What Masters Swimming has to offer Triathletes
Ten years ago I joined a gym close to my home and discovered a Masters swim group just forming. I felt fortunate to find a group of adults to swim with because I had not swum competitively for years.
As it turns out, many of the swimmers in the group are triathletes. They came to the group because the coach, Scott Young, is a professional triathlete and an excellent swimmer. They were looking for guidance in that part of the triathlon that so many triathletes struggle with – the swim leg.
Today, Scott works at the University of Nevada, Reno running the pool and teaching triathlon classes. I now coach the masters swim program during the week and Scott trains us on Saturdays.
Ten years ago I didn’t even know what a triathlon was. When I learned they have to not only swim, but also bike and run, I was amazed at their athleticism. Yet, it appears to me that some of these athletes are less adept at swimming as they are at running and biking. After spending so much time with them, I now know many triathletes struggle with swimming and some come to us with the attitude that it is just something to get out of the way before they get to bike and run.
I know our Masters group has changed a lot of triathlete’s attitudes over the years. They’ve not only improved their swimming and race performance by joining us, they have learned to enjoy swimming.
By joining a group of diverse swimmers, triathletes get to experience swimming in lanes with other people of complementary ability. They feed off each other, perhaps initially competing for last place in the lane and later moving up. Not only do they learn by doing, they gain motivation to improve from fellow Masters.
Endurance + Technique
Of course triathletes are masters of endurance. They have to be because they’re out on the course a long time. But swimming requires a different type of endurance because it exercises muscles that aren’t used as much in one-dimensional sports like running and biking.
In order to move through the water a swimmer travels through three planes. Coordinating all these movements can be confusing for inexperienced swimmers. A Masters coach, with his or her “deck-level-view,” can make invaluable corrections. This makes the triathlete’s experience in the water much more enjoyable and contributes to improved race performance.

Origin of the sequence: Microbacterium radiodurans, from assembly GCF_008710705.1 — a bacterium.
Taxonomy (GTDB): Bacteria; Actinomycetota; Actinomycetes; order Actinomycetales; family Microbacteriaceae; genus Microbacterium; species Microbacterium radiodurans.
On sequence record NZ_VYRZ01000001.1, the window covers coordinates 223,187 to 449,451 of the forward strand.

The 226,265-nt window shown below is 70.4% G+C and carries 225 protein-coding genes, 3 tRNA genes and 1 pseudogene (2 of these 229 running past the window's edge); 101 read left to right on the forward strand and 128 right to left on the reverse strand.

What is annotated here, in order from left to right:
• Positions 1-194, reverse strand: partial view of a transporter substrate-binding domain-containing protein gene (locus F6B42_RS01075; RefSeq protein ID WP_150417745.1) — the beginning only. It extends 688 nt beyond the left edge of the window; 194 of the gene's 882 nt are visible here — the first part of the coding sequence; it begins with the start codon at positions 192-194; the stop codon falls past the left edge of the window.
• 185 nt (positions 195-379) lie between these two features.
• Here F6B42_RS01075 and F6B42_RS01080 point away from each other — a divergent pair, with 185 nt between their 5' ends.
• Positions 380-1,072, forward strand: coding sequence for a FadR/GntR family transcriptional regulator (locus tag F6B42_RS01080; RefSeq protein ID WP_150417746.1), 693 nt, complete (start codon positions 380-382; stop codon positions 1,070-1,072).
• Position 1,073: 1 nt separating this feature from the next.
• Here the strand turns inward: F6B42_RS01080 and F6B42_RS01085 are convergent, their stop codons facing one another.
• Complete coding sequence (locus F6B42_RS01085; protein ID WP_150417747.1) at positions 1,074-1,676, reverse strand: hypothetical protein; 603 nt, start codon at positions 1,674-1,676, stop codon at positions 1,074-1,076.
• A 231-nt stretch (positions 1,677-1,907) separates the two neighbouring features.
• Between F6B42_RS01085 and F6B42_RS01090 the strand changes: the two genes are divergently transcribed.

Countless times I’ve seen triathletes come into the pool for their workout alone only to leave after just 30 minutes because of a combination of boredom and fatigue. But Masters workouts usually last 60 to 90 minutes. The camaraderie of the group alone can motivate a swimmer to stay in the pool for the full workout.Plus having a coach on deck giving encouragement and instruction holds the athlete’s attention.
If you watch a triathlete come alone to the pool to workout, usually the first thing they do is put a buoy between their legs and start swimming. And then they keep swimming. And swimming. And swimming. No wonder they’re bored!
By joining a masters group, the triathlete not only gains camaraderie and technique instruction, he or she gets to experience a variety of sets, strokes and drills. Masters coaches usually have a tremendous background in organized swim training, whether as a swimmer, coach or both. Masters coaches also often ave the experience to conduct interesting and valuable workouts.
During the time I’ve been swimming and coaching masters I have yet to meet a triathlete who joined our group who didn’t improve in some way. Many of these triathletes have been enjoying the group since the beginning 10 years ago. And those who are new to the sport are thrilled to join us. Our gym caters to a large group of triathletes so it’s fantastic to have the pool and coaches right there where they come for spin classes, running on the treadmill, meeting each other to go out for a run or bike and lifting weights.
By joining a swim group, triathletes can learn to enjoy the swim leg of the triathlon. I’ve seen this happen over and over throughout the years. The old attitude of “let’s just get this over with” disappears when they join the Masters program.